Those who run San Diego Comic-Con have become victims of their own success. Back in 2007, although Friday and Saturday sold out before it began, a person could still walk up and buy a single-day ticket for Thursday or Sunday. The following year all four days sold out ahead of time, and each successive year it sold out earlier on the calendar. Last year, before the Convention closed on Sunday, 2011 Four-Day with Preview Night tickets were sold out.
When word got out, people were understandably concerned. How were they going to be able to go to Comic-Con if they couldn’t get into Comic-Con? This drove demand up, and the powers that be didn’t account for it because when online tickets went on sale, the system was so overwhelmed it crashed. People took to Twitter and Facebook venting their anger and frustration. A second date was announced with the time pushed back three hours. Not sure why the change in time other than someone must have thought there would be less traffic at 6 a.m. Pacific, but what’s an early morning rise to people who attend movie screenings and game releases at midnight or spend days waiting for the next installment in their favorite film franchise? With demand ramped up even higher, the system crashed again. A third attempt was made with a limited number of tickets released, and then there was the fourth and final release of tickets. My purchase required multiple refreshes of the browser to make it through each step, leaving surprised my F5 button still functions. Those shut out were still not happy and many made their disappointment known.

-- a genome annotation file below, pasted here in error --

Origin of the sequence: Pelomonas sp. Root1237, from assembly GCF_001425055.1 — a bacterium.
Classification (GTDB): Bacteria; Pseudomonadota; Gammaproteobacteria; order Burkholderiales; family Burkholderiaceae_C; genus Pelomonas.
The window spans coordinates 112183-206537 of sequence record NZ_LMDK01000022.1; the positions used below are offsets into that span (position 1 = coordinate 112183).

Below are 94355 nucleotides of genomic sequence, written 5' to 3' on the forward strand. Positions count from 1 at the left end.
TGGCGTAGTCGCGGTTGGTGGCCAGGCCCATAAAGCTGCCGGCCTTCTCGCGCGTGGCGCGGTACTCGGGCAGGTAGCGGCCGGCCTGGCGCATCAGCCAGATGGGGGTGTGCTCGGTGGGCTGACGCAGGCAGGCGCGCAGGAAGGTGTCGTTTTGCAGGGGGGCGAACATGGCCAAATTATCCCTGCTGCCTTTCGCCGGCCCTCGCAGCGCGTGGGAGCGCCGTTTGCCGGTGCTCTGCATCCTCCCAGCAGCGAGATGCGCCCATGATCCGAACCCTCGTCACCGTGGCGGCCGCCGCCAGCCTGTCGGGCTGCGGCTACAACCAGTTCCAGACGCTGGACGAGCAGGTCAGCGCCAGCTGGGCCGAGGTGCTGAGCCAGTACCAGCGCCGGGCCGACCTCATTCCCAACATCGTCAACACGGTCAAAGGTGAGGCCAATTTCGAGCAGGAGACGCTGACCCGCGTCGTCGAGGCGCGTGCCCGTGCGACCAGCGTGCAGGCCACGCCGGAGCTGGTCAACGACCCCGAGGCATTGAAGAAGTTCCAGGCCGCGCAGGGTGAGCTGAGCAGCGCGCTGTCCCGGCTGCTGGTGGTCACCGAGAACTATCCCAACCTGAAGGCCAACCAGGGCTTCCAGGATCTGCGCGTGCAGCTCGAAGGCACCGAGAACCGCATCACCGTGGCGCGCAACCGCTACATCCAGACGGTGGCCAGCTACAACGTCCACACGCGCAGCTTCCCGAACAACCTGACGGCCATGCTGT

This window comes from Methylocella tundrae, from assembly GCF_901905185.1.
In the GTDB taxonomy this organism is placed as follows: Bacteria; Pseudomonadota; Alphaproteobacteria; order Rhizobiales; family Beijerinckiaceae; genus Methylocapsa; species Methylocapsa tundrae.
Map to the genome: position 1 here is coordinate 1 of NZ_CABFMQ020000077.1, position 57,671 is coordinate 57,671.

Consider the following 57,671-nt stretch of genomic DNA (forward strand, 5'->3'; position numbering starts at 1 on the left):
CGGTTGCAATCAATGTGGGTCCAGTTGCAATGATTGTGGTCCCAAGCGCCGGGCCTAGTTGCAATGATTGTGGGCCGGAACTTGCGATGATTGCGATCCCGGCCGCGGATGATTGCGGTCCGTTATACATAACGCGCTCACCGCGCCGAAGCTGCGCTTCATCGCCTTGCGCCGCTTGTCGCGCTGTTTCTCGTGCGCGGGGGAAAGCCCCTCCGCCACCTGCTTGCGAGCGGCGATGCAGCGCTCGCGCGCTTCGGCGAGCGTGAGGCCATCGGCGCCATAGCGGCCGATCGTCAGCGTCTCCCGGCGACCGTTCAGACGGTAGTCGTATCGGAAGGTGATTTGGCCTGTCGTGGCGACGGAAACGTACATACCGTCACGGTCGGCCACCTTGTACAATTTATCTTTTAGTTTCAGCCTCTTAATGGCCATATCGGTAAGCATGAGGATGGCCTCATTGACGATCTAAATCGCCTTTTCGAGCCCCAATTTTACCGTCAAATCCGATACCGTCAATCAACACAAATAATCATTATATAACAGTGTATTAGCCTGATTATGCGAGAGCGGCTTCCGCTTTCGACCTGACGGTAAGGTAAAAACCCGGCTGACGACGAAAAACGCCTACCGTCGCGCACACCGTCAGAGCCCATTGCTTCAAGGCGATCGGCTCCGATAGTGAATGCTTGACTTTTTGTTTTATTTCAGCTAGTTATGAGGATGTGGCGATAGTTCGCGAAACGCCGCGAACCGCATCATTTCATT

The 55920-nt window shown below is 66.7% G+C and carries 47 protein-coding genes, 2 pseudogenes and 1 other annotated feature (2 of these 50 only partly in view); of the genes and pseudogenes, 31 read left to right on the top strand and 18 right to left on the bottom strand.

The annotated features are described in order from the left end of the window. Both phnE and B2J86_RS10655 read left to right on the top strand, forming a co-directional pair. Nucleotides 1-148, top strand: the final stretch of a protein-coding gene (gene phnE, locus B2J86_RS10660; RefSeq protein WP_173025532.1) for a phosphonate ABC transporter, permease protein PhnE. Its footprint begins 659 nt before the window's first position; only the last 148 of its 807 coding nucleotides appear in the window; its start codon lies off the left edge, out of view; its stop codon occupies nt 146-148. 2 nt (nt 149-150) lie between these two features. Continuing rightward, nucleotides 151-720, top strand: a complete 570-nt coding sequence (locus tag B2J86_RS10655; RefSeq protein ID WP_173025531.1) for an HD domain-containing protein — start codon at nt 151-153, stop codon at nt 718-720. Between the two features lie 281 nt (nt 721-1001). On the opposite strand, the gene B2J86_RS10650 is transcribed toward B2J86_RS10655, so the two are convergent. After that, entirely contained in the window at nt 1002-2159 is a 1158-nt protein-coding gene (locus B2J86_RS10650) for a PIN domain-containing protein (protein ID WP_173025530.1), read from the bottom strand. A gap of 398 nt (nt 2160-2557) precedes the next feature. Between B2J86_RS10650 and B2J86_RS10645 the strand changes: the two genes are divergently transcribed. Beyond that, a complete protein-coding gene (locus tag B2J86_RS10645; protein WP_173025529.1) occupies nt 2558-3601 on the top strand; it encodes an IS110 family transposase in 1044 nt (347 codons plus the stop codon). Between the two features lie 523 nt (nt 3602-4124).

On Wednesday July 20th, those who bought Four-Day tickets without Preview Night or Single-Day tickets for Thursday had to pick them up at the Town and Country Resort, which was about five miles away from the Convention Center. The resort was next to a freeway, and cars were backed up a bit on it at about 3 p.m. Getting to the door looked like it would take a while along the two-lane road to the entrance, so my wife volunteered to walk at a faster pace than cars were traveling. At that time, it took her roughly three hours to get the pass. Thankfully, the shuttle service was running to bring her back to the Convention Center.
The convention began early for some who got in line on Tuesday for the Thursday morning presentation for Twilight: Breaking Dawn, Part 1. Another line formed Wednesday night by those looking to purchase tickets for Comic-Con 2012 Thursday morning. This year the sales were occurring offsite at the Manchester Grand Hyatt between the hours of 8 a.m. to 11 a.m. Like the online sale, things didn’t run smoothly yet again because of poor planning. I stumbled over at 7:30 a.m. and the line was massive. It ran so long along the bay it was in back of the Convention Center. Turns out the process to buy tickets was so laborious that shortly after 8, they decided to cut the line off, but no one bothered to tell the majority of those waiting in it they wouldn’t be able to get tickets. A tweet went out to those with access, but people didn’t know what to make of it. Rumblings and grumblings began to flow down the line. Then, those who had missed the cut walked by in disgust and made it clear, but there was no representative from the Con. Unbeknownst to everyone in line, the powers that be decided to set a limit on the number of tickets they would sell each day but didn’t make it known until after disappointing hundreds of people. Every morning it was a mess as more people became eligible to buy the set number of tickets.